By: Evelyn Ackah, Immigration Lawyer
On July 12, 2017, the Federal Court voided the revocation of 312 Canadian citizens who lost their citizenship without a hearing and without consideration of individual circumstances under the Harper era changes. The court ruled that while becoming a Canadian citizen is a privilege, once citizenship is granted the individual is entitled to all rights, benefits and privileges of citizenship, including due process of law.
Complete and accurate truthfulness is essential to a fair evaluation of a citizenship application. But providing incomplete information is not the same as knowingly lying on your application. And the expedited revocation process included people losing their citizenship without a judicial hearing. The vast majority of the revocations in the past 2 years are due to inaccurate and incomplete information on Citizenship applications, including:
- Length of residence in Canada
- Country of birth and dual national issues
- Sponsorship status
People move to Canada to enjoy the rights, privileges and benefits of our country, and may not understand the full implications of incomplete application. Fraud is a serious issue, and without legal representation people often don’t understand the legal implications of their responses. Often people are desperate to move to our country, don’t fully understand the nuances of Canada’s language and laws, and follow unwise advice.
It is essential that Canadian citizens retain their rights as citizens whether they are born Canadians, or are granted citizenship later on, regardless of which political party is currently in power. Once citizens, their rights cannot be arbitrarily taken away without due process. If a court finds their citizenship was granted under fraud and the citizenship is revoked, only then should they lose their right to due process.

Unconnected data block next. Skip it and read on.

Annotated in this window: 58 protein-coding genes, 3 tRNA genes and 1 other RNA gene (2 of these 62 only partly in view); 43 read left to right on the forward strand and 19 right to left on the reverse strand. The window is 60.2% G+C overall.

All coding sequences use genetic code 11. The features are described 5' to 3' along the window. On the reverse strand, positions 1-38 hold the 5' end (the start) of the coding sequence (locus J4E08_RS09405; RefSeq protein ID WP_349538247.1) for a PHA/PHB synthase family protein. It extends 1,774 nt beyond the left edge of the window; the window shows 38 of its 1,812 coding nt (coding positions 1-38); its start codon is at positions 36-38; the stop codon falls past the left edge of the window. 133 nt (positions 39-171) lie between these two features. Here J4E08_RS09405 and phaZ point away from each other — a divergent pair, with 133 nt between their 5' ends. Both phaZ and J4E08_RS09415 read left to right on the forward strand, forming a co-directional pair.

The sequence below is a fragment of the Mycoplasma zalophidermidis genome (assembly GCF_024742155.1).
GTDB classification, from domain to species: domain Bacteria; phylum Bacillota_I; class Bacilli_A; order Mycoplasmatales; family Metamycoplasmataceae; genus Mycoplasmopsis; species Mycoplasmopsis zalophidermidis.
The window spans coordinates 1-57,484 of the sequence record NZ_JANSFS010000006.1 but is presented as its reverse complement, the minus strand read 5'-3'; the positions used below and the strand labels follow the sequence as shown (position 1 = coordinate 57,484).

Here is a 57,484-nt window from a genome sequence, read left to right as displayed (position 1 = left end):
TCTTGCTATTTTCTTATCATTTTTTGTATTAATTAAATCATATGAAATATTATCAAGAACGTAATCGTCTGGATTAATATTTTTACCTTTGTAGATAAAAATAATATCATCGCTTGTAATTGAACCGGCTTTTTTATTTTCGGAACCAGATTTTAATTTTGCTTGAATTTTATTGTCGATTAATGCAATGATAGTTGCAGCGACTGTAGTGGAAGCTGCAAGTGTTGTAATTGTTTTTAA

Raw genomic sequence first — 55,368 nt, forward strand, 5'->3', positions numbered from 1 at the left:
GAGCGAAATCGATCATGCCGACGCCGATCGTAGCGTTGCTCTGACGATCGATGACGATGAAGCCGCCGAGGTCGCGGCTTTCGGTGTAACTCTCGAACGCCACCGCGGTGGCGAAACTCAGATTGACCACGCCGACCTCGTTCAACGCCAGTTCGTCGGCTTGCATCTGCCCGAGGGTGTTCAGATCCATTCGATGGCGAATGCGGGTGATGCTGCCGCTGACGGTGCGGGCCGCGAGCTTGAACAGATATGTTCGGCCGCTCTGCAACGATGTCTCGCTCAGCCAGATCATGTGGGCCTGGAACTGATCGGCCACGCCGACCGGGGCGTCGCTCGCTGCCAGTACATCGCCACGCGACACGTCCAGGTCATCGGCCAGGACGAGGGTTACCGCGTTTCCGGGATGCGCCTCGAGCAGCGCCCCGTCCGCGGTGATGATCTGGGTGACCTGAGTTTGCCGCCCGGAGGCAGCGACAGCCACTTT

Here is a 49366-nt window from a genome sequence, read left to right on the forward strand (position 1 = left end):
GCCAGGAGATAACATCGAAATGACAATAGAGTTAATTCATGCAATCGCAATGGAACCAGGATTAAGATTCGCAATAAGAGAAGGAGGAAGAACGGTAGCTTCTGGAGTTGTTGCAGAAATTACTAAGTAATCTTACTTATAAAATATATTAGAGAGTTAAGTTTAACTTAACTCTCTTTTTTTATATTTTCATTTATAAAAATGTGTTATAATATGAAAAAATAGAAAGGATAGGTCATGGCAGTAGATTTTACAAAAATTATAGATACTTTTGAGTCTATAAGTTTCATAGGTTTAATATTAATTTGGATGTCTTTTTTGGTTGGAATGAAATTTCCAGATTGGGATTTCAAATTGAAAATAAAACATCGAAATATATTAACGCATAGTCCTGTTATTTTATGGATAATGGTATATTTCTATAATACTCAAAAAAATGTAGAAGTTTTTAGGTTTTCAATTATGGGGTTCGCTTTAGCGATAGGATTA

In May 2015 the Harper government enacted the “Strengthening Canadian Citizenship Act” (SCCA), which gave immigration officials new powers to revoke someone’s citizenship if they believe that person lied or committed fraud on their citizenship application, and expedited the revocation process by removing their right to a hearing. Previously, the right to revoke citizenship was held by the Governor in Council.
From 2015-2017 235 people have had their citizenship taken away; compared with only 167 in the previous 17 years.
SCCA Sub-sections 10(1) and 10.1(1) states:
“provide that a person’s citizenship or renunciation of citizenship may be revoked if the person obtains, retains, renounces, or resumes citizenship by:
- false representation;
- fraud; or
- knowingly concealing material circumstances.”
During the revocation process, a person retains all their rights and privileges as a Canadian citizen. If it is found that person knowingly lied on their citizenship application, dependent on the nature of the lie they may be able to remain in Canada and appeal, or they can immediately lose their citizenship and may be subject to immediate removal from Canada.
In May, 8 people had their Canadian citizenship restored by Federal Court Justice Jocelyne Gagné, who ruled that parts of the law violate the constitutional right of Canadian citizens to receive a fair hearing, and set a timeline of 60 days for the Trudeau government to review and revise the Harper era changes.
The Trudeau government has amended the Strengthening Canadian Citizenship Act and 2018 the Federal Court will make all decisions in citizenship revocation.
Evelyn Ackah is the Founder and Managing Lawyer at Ackah Business Immigration Law. She has been practicing law since 1999 and brings her passion and knowledge for immigration law to her corporate and individual clients from all over the world.
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